The next day, I hesitantly visited the doctor for x-rays. When they proved negative, I wanted to hug the physician’s assistant. A broken or fractured rib would’ve ended my academy. A bad muscular injury, on the other hand, could be endured. It might even heal up over the upcoming Easter holiday if I remained totally immobile.
Yet the pain was considerable. If I bent over or leaned back in any way, the muscle felt like it was detaching from the bone. Maintaining the proper posture at all times quickly became a cold sweat-inducing exercise. The anticipation of the muscle popping out became worse than the actual pain. It was fucking miserable.
The following night, the academy gathered at Zayante Station 1 to take the written portion of our national registration exam for Structural Fire Fighting. As I eased slowly into my desk, the muscle popped and I winced. “You ok?” Capt. Bonfante asked. “Just a little tender,” I assured him with a nauseated smile. “All good.”
I took that test in physical agony, finishing first and passing with a tidy, but unspectacular 77 percent. I was more relieved to go outside and suffer in private while I waited for everyone else to finish.
When the academy parted ways for its “spring break,” I limped home to begin my convalescence. Ideally, I could recover in time to train for the skills portion of our national registration exam for Structural Fire Fighting, which would take place the following weekend on Ben Lomond Mountain. I’d be expected to perform complex firefighting skills that required a fully functioning rib muscle, including throwing ladders and advancing charged hose up stairs.
Resigned to physical rest, I spent the week working my 9-to-5 from the couch, gobbling ibuprofen, and applying ice to my lower right rib. Yet cruel fate wasn’t finished with me. At 1:20 p.m. on April Fool’s Day, my cell phone exploded with messages of a confirmed structure fire in Lompico. I couldn’t believe it. All of my gear was right outside my door. Yet, instead of responding to Station 1 and jumping on a rig, I was forced to listen to the sound of Engine 2410’s distant sirens approaching Lompico Canyon.
Before long, the sound of Felton’s engines joined in as 2310 and 2311 arrived to provide mutual aid. When the units arrived on scene, they found heavy smoke and active flames pouring from the home. A crew from Zayante quickly engaged the fire and prevented it from spreading to nearby structures and wildland.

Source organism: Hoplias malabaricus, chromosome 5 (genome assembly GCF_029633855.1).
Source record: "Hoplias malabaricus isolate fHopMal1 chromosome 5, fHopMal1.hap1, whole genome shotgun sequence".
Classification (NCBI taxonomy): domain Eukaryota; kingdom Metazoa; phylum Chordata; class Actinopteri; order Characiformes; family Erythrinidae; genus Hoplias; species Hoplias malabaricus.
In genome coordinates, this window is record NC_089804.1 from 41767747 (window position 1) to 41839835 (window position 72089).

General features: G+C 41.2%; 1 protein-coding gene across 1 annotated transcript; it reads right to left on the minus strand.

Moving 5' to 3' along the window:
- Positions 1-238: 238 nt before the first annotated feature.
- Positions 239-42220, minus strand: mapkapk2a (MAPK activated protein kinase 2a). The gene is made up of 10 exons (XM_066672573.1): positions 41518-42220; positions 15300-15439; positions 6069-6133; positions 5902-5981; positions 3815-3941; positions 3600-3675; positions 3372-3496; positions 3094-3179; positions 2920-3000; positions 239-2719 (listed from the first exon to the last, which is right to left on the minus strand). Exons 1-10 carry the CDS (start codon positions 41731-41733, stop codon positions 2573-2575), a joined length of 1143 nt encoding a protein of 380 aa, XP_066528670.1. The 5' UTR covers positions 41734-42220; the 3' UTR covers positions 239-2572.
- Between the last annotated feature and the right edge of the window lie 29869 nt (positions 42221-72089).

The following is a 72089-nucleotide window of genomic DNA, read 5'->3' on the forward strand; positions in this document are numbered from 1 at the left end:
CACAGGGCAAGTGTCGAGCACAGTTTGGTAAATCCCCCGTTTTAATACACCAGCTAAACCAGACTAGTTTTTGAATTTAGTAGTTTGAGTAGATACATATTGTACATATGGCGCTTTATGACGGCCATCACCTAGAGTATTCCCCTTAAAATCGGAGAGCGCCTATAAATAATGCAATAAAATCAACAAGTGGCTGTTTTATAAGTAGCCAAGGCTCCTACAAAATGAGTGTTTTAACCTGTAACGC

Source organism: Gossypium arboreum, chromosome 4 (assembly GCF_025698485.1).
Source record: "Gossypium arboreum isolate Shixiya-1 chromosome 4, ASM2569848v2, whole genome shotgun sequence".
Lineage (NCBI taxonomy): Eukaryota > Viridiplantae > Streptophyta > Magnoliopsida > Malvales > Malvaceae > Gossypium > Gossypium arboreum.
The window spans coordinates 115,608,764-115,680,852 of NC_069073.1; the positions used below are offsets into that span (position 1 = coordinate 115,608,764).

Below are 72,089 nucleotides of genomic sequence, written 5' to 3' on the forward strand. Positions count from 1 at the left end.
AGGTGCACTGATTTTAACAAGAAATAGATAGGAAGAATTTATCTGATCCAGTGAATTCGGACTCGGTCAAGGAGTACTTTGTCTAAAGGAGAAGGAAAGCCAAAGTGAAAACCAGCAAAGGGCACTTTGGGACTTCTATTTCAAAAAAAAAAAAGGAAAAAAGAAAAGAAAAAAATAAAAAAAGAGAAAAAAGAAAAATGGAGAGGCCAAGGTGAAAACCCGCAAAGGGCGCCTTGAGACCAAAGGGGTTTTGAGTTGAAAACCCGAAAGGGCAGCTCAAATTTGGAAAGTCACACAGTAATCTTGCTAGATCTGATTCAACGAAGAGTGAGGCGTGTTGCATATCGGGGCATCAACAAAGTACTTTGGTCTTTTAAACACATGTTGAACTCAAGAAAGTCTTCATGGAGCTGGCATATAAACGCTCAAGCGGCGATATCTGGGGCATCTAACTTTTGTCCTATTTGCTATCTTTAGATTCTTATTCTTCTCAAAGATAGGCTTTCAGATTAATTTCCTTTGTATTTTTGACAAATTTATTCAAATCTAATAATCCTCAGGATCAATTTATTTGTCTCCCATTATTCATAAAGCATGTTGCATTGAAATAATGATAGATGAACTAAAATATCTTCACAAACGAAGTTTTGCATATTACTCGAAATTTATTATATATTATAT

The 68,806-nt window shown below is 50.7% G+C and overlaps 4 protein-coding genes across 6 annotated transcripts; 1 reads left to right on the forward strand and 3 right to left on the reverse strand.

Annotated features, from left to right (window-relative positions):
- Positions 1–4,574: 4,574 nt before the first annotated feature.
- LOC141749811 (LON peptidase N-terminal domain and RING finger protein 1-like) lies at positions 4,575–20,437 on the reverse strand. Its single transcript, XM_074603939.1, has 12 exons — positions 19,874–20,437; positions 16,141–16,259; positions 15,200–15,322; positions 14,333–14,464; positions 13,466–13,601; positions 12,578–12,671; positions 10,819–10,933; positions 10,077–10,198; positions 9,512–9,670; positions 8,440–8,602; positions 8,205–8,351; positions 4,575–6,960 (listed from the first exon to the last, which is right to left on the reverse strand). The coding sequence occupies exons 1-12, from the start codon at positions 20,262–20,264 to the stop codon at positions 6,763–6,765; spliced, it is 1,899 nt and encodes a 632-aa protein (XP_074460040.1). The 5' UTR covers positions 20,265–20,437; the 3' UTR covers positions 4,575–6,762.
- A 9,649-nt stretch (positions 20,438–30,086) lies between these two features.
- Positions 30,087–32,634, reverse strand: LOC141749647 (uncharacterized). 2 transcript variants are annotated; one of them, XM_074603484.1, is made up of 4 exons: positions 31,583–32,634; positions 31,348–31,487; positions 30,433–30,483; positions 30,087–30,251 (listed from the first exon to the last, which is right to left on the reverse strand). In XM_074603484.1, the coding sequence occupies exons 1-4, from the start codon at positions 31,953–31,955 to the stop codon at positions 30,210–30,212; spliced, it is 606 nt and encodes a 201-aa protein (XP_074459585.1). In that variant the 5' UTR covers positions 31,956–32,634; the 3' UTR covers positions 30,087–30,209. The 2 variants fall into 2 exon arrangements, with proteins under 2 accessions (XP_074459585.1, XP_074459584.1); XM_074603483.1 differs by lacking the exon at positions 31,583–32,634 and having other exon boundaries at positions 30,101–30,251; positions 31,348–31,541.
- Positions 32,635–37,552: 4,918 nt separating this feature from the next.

Listening to the sirens from my couch was almost too much to bear. I experienced the same sense of powerlessness that our evacuation from the CZU August Lighting Fire had inspired. Yet the structure fire was also a stark reminder of why I was in the fire academy.
Lompico was considered one of the riskiest communities in the state for wildfires. This box canyon had just one road in and out and was home to nearly 1,500 souls. What really scared me was the idea of a fire originating within the canyon. If we lost control of a structure fire during the dry, hot fire season and it spread into the surrounding wildlands, how in the hell would we evacuate everyone in time?
When I’d shown up at Zayante Fire Station 1 on Sept. 8, 2020 for a volunteer firefighter orientation, the CZU August Lighting Fire was still burning just a few miles to our west. During that introduction, we learned that the Zayante Fire Protection District had been short-handed for some time now. In fact, the community of Lompico had only one resident firefighter, Chief John Stipes, and he was set to retire the following year.
That meant Zayante Fire Station 2, located within Lompico Canyon, had been sitting idle for years. If just two of us managed to complete the necessary firefighter training, Chief Stipes had said, it would be possible to reestablish the Lompico substation, greatly increasing public safety inside the box canyon. The weird serendipity and startling clarity of this mission had appealed to me, and I’d signed up.
We needed to get Station 2 operational again. That was the goal. But to help reopen the Lompico substation, I needed to finish the fire academy. And to finish the fire academy, I needed to get healthy. As the crews began the salvage and mop-up process down the street, I gingerly returned to my place on the couch.There was plenty of fire in my future—of that I was certain.